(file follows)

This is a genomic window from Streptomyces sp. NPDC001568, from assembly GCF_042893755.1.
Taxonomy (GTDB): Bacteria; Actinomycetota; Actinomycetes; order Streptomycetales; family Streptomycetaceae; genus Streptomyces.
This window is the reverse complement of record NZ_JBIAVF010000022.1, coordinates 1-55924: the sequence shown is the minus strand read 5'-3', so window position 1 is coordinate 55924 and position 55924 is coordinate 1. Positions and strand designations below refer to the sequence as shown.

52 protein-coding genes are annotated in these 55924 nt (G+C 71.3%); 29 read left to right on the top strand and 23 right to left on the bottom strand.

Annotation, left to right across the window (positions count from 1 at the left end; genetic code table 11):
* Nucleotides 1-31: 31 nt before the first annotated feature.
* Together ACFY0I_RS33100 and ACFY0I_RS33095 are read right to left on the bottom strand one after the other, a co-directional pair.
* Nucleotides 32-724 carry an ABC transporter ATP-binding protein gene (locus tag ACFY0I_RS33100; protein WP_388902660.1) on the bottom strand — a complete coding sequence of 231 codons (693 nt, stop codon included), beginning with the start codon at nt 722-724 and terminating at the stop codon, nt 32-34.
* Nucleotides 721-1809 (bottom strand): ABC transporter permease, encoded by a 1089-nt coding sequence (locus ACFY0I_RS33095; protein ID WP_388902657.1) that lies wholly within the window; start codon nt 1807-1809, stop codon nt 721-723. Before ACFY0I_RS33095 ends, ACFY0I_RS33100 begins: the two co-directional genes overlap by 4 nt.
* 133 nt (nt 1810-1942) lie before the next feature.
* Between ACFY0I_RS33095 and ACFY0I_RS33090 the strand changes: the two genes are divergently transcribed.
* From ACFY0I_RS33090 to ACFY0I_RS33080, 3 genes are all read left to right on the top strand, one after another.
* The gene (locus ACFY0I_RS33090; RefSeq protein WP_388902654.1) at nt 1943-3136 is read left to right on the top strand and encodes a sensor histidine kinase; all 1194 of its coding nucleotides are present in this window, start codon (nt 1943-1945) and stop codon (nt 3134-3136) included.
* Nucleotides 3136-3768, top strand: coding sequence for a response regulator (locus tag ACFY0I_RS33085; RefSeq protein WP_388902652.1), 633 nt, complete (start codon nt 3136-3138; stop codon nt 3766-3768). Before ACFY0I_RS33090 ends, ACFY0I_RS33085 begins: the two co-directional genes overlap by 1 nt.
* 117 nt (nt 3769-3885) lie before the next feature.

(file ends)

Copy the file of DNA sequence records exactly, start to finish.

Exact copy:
This is a genomic window from Streptomyces sp. NPDC001568, from assembly GCF_042893755.1.
Taxonomy (GTDB): Bacteria; Actinomycetota; Actinomycetes; order Streptomycetales; family Streptomycetaceae; genus Streptomyces.
This window is the reverse complement of record NZ_JBIAVF010000022.1, coordinates 1-55924: the sequence shown is the minus strand read 5'-3', so window position 1 is coordinate 55924 and position 55924 is coordinate 1. Positions and strand designations below refer to the sequence as shown.

52 protein-coding genes are annotated in these 55924 nt (G+C 71.3%); 29 read left to right on the top strand and 23 right to left on the bottom strand.

Annotation, left to right across the window (positions count from 1 at the left end; genetic code table 11):
* Nucleotides 1-31: 31 nt before the first annotated feature.
* Together ACFY0I_RS33100 and ACFY0I_RS33095 are read right to left on the bottom strand one after the other, a co-directional pair.
* Nucleotides 32-724 carry an ABC transporter ATP-binding protein gene (locus tag ACFY0I_RS33100; protein WP_388902660.1) on the bottom strand — a complete coding sequence of 231 codons (693 nt, stop codon included), beginning with the start codon at nt 722-724 and terminating at the stop codon, nt 32-34.
* Nucleotides 721-1809 (bottom strand): ABC transporter permease, encoded by a 1089-nt coding sequence (locus ACFY0I_RS33095; protein ID WP_388902657.1) that lies wholly within the window; start codon nt 1807-1809, stop codon nt 721-723. Before ACFY0I_RS33095 ends, ACFY0I_RS33100 begins: the two co-directional genes overlap by 4 nt.
* 133 nt (nt 1810-1942) lie before the next feature.
* Between ACFY0I_RS33095 and ACFY0I_RS33090 the strand changes: the two genes are divergently transcribed.
* From ACFY0I_RS33090 to ACFY0I_RS33080, 3 genes are all read left to right on the top strand, one after another.
* The gene (locus ACFY0I_RS33090; RefSeq protein WP_388902654.1) at nt 1943-3136 is read left to right on the top strand and encodes a sensor histidine kinase; all 1194 of its coding nucleotides are present in this window, start codon (nt 1943-1945) and stop codon (nt 3134-3136) included.
* Nucleotides 3136-3768, top strand: coding sequence for a response regulator (locus tag ACFY0I_RS33085; RefSeq protein WP_388902652.1), 633 nt, complete (start codon nt 3136-3138; stop codon nt 3766-3768). Before ACFY0I_RS33090 ends, ACFY0I_RS33085 begins: the two co-directional genes overlap by 1 nt.
* 117 nt (nt 3769-3885) lie before the next feature.